All 2 entries tagged Mark
May 21, 2013
Writing about web page http://www2.warwick.ac.uk/knowledge/business/gus
A Q and A with Professor Mark Taylor, Dean of Warwick Business School (WBS).
What do you think is currently the most under-hyped, yet significant, change universities in the UK will undergo within the next decade?
I think one aspect is the impact of the e-learning agenda and how that will change the way we think about universities. Already with the advent of MOOCs we are seeing an ‘unbundling’ of what universities offer. Universities offer knowledge production, knowledge dissemination, and a qualification and student experience; singularly if you like. Top universities offer all four of those. A MOOC offers you what? It doesn’t offer you knowledge production, doesn’t really offer you a qualification after completion; it doesn’t offer you a student experience. So it is just taking out all of those aspects. Its main purpose is knowledge dissemination. We may see the development of universities, over the next twenty-five years, that offer one or more but not all of those aspects of university life. So that may lead to a richness in university education. It may even lead to the development of different areas and niches within the higher education sector. People often like to refer to the ‘Napster moment’ in music, where people thought it would be the end of the universe. What the impact led to was an enrichment of the music industry because it forced the music industry to orientate itself more towards live performances for example, so it actually increased the quality of the provision of the music industry. In the same way I’d have thought e-learning, distance learning and the MOOC agenda will influence universities in a positive way over the next twenty-five years.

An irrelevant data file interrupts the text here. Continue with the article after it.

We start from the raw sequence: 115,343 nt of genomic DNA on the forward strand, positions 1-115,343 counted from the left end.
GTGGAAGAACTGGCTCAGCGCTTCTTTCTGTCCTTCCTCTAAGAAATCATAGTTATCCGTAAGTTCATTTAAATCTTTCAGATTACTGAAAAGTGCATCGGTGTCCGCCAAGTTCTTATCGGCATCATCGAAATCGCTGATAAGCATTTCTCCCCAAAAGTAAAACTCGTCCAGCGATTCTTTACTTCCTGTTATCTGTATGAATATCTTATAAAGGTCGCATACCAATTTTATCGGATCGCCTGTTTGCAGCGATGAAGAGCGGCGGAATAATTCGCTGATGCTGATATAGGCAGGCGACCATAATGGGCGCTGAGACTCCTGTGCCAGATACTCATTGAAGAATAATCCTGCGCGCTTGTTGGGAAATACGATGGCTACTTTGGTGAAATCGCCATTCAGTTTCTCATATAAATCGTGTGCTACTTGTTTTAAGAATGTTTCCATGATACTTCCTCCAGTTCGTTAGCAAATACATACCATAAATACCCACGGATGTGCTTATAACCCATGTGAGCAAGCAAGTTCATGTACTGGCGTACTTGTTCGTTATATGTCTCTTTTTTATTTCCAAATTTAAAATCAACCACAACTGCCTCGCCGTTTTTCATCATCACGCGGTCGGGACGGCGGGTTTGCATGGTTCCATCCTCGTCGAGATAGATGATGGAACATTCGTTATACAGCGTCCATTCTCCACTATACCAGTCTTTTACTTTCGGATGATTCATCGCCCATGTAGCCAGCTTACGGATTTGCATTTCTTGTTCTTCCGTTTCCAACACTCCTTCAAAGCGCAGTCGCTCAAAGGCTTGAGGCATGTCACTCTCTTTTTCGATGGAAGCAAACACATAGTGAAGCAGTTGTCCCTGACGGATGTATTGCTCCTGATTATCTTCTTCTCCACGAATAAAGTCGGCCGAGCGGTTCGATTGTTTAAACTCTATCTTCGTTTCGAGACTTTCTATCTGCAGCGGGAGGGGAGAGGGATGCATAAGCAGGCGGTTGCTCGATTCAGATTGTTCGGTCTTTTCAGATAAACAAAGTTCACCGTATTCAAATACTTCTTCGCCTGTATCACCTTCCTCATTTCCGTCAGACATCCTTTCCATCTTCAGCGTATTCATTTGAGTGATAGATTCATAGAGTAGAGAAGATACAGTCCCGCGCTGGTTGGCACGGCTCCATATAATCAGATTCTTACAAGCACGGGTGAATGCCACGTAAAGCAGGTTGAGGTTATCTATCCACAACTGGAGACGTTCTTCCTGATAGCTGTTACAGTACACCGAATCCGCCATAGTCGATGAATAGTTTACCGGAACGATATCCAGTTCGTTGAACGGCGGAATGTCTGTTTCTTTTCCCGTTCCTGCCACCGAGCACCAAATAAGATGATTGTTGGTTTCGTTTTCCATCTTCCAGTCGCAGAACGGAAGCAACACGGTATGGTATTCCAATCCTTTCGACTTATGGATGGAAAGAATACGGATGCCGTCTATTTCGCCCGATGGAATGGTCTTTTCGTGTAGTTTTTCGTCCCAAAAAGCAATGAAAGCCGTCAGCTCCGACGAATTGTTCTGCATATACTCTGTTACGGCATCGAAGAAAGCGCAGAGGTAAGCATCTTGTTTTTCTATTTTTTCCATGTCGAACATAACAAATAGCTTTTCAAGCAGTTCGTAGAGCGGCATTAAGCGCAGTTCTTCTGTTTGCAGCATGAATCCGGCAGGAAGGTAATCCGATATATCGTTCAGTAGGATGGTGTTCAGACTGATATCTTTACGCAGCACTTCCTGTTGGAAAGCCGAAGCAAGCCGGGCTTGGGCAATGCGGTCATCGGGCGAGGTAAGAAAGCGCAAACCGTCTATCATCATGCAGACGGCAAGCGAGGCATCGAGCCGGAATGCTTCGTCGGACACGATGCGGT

Another aspect that is interesting is so called ‘big data’; huge and complex data sets where, for years now, people have been bombarded with huge amounts of information and we are only just getting to grips with how we can actually analyse these data sets in meaningful ways. I think analysing those within institutions seeing how we can improve how we provide some of those elements universities provide like knowledge production, knowledge dissemination and student experience will be very important.
How can university business schools ‘bridge the valley of death’ between academia and industry?